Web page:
A lot of people in the government were for the Bonus Marchers and great debates were carried out for several years on what to do. But the government had so many problems to contend with at the same time that they made many mistakes.

    The Bonus March was just one tragedy in our collective history. However, some good came out of it which was the G.I. Bill that helped so many of our parents and grandparents who participated in WWII.
  16. btavis Active Member

    Country:
    United-States
    Jim, if you have not already done so a great read on MacArthur is "American Caesar" by William Manchester. MacArthur, Patton, Robert E. Lee and U.S. Grant are on my short list of fascinating American military officers.
  17. Jim Patrick Active Member

    Country:
    United-States
    A good short list no doubt. I have'nt read that book but will look for it online. I guess I'm getting way off topic here and sort of hijacking your thread and I promise, after this, anymore off topic conversations about history and the characters involved, I will send you PM's. Again, sorry.

    Grant, to me, was more of a "right person, right time" character in history. Intresting, no doubt. But just doesnt hold up to the examination of a Patton or Ole' Bobby Lee. Joshua L. Chamberlain was a fantastic figure in history. When this country needed a hero the most? Chamberlain, along with the 20th Maine stepped to the fore front. Lee is my favorite and not because I'm from Virginia. Actually I find his life after the Civil War much more interesting than the war time years.

    Last thing, I have always been puzzled by the American worship of it's military officers. Why does the public find so many generals facinating? Far more interesting are the common soldiers, sailor, airmen and marines that have served this country.

    Jim Patrick
  18. alexwencho Active Member

    Country:
    United-States
    thats going to be coo!
  19. btavis Active Member

    Country:
    United-States
    No problem Jim. I think digression is sometimes more interesting.

    Every culture needs its heroes and we have many besides military figures. Each of those I mentioned were unique in their own way and I wasn't trying to make an apples to apples comparison between them anymore than red is a better color than blue. It is only when it is used appropriately and the same thing as you stated about Grant - right man, right time. Patton was great but only when he was used correctly. If left to his own devices he may have run amok. He did several reckless things including trying to rescue his son in law from a German prison camp.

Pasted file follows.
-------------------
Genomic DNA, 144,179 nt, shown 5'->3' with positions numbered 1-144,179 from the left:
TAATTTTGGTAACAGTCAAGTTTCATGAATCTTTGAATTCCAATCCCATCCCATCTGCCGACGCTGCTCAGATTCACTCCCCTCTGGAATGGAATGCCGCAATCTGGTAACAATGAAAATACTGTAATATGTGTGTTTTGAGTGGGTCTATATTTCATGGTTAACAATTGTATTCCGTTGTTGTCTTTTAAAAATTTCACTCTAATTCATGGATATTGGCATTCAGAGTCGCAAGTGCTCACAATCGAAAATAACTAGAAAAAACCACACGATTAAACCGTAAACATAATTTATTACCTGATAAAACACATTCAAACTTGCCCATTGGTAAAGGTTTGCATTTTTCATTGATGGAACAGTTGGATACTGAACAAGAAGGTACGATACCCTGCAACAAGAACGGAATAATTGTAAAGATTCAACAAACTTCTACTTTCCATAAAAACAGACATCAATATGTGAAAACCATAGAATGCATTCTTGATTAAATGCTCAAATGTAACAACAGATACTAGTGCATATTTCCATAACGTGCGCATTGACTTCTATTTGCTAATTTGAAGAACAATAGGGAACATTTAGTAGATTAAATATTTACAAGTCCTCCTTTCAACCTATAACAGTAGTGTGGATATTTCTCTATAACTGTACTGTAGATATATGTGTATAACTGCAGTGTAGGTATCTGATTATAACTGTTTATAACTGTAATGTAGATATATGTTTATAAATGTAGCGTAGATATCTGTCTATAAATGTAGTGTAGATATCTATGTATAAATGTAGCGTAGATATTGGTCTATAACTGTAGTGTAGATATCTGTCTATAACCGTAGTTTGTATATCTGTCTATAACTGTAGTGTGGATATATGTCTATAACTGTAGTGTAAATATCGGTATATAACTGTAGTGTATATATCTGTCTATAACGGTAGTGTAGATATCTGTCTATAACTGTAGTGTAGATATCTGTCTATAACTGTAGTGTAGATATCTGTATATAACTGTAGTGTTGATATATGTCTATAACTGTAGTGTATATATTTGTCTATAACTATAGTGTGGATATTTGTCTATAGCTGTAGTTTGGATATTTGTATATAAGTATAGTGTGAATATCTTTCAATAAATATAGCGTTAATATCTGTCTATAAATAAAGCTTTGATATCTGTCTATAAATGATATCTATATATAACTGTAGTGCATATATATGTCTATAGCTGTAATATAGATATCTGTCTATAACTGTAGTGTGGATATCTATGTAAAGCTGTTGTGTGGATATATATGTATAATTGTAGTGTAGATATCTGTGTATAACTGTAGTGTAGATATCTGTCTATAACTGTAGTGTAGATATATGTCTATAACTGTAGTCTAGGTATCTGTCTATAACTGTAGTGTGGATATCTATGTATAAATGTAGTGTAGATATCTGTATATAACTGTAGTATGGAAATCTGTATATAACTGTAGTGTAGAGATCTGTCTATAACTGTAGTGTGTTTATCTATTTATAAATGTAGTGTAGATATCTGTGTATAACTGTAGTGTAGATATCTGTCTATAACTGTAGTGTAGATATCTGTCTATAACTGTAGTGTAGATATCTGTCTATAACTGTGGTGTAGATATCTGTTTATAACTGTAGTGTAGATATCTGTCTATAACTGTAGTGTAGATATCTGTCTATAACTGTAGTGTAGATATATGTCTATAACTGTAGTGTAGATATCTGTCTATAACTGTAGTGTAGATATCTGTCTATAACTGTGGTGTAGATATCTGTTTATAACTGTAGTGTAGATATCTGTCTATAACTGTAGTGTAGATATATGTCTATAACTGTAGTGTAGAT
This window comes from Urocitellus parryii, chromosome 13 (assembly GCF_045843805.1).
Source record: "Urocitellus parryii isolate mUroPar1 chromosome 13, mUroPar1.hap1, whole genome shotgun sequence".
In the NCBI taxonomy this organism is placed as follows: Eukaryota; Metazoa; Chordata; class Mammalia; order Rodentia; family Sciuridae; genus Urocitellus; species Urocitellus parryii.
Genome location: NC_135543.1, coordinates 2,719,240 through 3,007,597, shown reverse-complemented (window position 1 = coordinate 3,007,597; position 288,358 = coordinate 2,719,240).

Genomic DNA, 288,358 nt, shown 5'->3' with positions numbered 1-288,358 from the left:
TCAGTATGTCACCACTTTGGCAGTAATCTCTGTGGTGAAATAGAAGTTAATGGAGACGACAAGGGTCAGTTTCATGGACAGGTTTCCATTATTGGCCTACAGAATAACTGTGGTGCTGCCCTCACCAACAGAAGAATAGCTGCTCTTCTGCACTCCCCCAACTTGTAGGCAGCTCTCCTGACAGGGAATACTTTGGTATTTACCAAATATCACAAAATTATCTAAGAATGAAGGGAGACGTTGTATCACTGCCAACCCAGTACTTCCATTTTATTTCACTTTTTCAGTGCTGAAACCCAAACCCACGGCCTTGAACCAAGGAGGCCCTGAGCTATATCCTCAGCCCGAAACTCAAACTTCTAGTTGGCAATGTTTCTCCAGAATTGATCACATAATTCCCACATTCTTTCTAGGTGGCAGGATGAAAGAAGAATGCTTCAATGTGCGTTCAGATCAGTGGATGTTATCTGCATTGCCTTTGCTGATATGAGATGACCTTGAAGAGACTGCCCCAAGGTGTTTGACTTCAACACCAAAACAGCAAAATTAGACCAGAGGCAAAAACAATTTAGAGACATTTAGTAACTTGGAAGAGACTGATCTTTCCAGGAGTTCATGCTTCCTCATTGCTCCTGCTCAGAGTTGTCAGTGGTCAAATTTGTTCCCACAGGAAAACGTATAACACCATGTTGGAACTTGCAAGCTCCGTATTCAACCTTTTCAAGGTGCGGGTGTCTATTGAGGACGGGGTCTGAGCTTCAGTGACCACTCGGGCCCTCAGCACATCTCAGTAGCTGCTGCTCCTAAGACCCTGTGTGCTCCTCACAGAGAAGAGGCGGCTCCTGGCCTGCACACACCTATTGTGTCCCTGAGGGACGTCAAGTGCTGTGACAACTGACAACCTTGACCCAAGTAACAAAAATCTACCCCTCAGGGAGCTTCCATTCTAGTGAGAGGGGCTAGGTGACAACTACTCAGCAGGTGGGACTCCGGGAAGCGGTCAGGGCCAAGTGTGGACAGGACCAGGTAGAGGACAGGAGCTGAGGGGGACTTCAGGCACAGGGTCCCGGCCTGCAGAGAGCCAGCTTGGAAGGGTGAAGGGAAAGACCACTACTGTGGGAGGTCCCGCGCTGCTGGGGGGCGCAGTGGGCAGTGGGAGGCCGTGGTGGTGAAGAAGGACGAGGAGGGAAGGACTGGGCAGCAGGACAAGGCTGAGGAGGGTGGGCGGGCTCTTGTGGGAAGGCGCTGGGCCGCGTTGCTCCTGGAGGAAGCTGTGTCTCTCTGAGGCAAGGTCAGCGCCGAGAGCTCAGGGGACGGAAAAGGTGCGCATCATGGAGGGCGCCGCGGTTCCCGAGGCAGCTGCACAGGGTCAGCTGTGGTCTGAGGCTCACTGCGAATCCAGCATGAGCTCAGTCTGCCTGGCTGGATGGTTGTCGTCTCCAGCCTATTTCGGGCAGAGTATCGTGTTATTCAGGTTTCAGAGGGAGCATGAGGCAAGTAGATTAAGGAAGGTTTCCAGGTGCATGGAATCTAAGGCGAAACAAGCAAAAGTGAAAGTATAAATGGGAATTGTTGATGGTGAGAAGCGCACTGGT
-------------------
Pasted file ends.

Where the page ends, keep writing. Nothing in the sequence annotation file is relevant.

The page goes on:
Indeed, heroes are where you find them. I think the emphasis on Generals is because they are so prominent but if you read about guys who won the CMofH they were for the most part anti-heroes or common men who rose to the occasion as circumstances emerged like with Chamberlain. He wasn't even a professional soldier but a school teacher but seized the moment above and beyond.

    Lee was unique in many ways and I just finished reading Gone for Soldiers by Shaara in which Lee was featured prominently in the Mexico War.

    Interestingly the guy who struck me the most from WWII was George Marshall. Somebody who did not get the accolades of a Patton, Bradley, Ike or MacArthur as he was behind the scenes. His sagacity as a strategist coupled with his brilliant organizational skills and ability to size people up correctly were of significant importance to the American war effort. Even after the war the Marshall plan is heralded as a brilliant plan to re-stabilize a decimated Europe.

    And please, feel free to talk about history directly on this forum as others may also find these comments of interest.
  20. Jim Patrick Active Member

    Country:
    United-States
    Bob, I can only echo your comments. Especially those referring to George Marshall. Too often praise is heaped upon battlefield commanders with very little attention given to the "behind the scenes" commanders. It is doubtful that the conclusion that was to become of WWII would have even existed if not for Marshall's plans, guidance and leadership.

    An additional point to Rober E. Lee would be for people to realize that while he, as a Colonel, was offered the rank of Major General by Lincoln with the inssistance of Winfield Scott. This is known clearly and the fact that he was to be second in command only to Scott is also known. But what many people don't realize is for a Colonel, to be promoted ahead of the generals who were currently serving, is highly unusual. It's also a statement of Lee's leadrship qualities that were noticed by Scott and President Lincoln. One could only wonder what would have happened had Lee not felt such an overwelming sense of loyalty to the sate of Virginia....

    Good topics, I really enjoy this type of discussion.

    Jim Patrick